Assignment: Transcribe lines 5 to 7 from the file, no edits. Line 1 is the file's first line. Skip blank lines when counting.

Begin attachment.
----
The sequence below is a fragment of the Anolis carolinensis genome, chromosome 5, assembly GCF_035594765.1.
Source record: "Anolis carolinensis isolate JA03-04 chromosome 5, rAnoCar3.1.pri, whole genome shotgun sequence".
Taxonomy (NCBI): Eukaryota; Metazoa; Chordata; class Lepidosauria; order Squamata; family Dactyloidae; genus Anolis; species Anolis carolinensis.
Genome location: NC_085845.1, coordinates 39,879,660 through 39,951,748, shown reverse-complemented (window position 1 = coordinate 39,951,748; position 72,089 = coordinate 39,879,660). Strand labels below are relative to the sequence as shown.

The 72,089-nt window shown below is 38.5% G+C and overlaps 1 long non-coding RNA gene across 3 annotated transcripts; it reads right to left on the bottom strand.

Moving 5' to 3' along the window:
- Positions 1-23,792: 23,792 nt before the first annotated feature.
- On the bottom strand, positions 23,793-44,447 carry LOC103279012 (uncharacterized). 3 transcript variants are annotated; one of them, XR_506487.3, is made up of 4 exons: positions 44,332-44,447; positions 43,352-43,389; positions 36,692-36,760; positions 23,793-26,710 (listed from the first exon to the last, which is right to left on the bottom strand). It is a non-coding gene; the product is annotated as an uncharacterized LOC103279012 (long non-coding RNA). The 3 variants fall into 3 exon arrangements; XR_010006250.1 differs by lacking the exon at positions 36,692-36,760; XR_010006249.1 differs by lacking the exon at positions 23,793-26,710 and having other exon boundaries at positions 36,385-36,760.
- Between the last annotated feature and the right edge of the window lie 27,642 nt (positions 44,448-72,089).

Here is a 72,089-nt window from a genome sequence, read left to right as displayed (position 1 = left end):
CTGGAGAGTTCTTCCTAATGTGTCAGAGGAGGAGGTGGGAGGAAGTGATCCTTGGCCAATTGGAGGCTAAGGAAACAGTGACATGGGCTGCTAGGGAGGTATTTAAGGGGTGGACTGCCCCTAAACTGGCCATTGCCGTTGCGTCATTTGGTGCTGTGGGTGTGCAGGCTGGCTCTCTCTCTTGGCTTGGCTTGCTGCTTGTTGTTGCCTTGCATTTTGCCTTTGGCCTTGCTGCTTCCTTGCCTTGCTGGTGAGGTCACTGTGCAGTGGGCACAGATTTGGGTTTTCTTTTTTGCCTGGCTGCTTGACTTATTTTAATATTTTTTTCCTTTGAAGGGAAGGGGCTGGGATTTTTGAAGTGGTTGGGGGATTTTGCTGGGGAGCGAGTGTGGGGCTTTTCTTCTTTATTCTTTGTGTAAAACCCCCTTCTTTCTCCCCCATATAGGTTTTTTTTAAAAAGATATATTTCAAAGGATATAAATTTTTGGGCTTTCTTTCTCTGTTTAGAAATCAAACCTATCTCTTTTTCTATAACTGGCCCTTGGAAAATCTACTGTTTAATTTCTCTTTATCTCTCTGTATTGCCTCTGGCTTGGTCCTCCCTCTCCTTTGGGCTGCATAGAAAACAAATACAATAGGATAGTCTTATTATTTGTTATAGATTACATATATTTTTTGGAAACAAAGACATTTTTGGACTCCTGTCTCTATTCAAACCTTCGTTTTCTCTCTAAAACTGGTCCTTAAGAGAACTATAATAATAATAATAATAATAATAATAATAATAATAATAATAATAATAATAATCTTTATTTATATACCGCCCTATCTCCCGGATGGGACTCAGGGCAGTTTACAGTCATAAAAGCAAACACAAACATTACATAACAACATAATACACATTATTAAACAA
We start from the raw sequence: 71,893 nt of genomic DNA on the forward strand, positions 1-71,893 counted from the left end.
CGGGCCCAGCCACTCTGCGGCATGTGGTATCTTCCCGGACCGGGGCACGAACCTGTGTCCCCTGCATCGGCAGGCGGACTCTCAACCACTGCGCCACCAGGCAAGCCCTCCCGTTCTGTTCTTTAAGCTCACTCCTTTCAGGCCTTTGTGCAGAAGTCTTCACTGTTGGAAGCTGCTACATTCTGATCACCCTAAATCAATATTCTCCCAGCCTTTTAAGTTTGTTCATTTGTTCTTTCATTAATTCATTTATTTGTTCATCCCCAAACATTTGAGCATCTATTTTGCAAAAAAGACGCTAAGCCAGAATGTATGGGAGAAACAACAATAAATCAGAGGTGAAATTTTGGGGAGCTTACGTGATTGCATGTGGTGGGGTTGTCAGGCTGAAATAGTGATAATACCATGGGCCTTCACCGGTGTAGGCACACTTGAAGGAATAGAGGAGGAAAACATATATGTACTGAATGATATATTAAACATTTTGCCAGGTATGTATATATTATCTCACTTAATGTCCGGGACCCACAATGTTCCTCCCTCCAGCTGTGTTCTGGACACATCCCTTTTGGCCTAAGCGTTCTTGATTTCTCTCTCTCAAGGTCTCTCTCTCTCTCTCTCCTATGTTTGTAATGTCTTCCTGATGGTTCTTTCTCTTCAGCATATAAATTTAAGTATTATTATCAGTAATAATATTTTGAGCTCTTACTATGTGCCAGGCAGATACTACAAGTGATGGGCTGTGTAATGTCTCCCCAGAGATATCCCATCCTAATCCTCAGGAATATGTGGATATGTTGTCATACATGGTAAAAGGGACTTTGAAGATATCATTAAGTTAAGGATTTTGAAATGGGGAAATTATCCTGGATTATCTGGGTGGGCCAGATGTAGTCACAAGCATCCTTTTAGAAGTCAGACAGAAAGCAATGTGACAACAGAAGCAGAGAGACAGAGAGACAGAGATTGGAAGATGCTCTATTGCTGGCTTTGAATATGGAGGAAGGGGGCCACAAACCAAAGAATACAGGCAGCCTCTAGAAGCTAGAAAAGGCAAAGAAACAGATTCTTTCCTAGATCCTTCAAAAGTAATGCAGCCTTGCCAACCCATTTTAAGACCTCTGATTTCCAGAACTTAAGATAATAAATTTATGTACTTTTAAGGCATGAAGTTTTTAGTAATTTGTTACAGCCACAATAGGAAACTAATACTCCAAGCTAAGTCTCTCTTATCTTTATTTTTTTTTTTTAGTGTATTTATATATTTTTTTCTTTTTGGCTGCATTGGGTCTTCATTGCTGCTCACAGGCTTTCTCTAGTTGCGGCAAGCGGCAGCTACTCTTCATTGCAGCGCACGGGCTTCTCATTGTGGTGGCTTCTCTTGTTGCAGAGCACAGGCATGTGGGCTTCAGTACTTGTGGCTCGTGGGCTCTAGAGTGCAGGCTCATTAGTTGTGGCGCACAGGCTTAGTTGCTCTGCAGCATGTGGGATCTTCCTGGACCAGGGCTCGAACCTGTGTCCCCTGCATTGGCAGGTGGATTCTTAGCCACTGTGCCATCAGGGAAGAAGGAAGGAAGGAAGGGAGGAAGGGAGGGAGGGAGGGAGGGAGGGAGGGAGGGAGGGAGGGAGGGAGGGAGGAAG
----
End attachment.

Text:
The 72,089-nt window shown below is 38.5% G+C and overlaps 1 long non-coding RNA gene across 3 annotated transcripts; it reads right to left on the bottom strand.

Moving 5' to 3' along the window:
- Positions 1-23,792: 23,792 nt before the first annotated feature.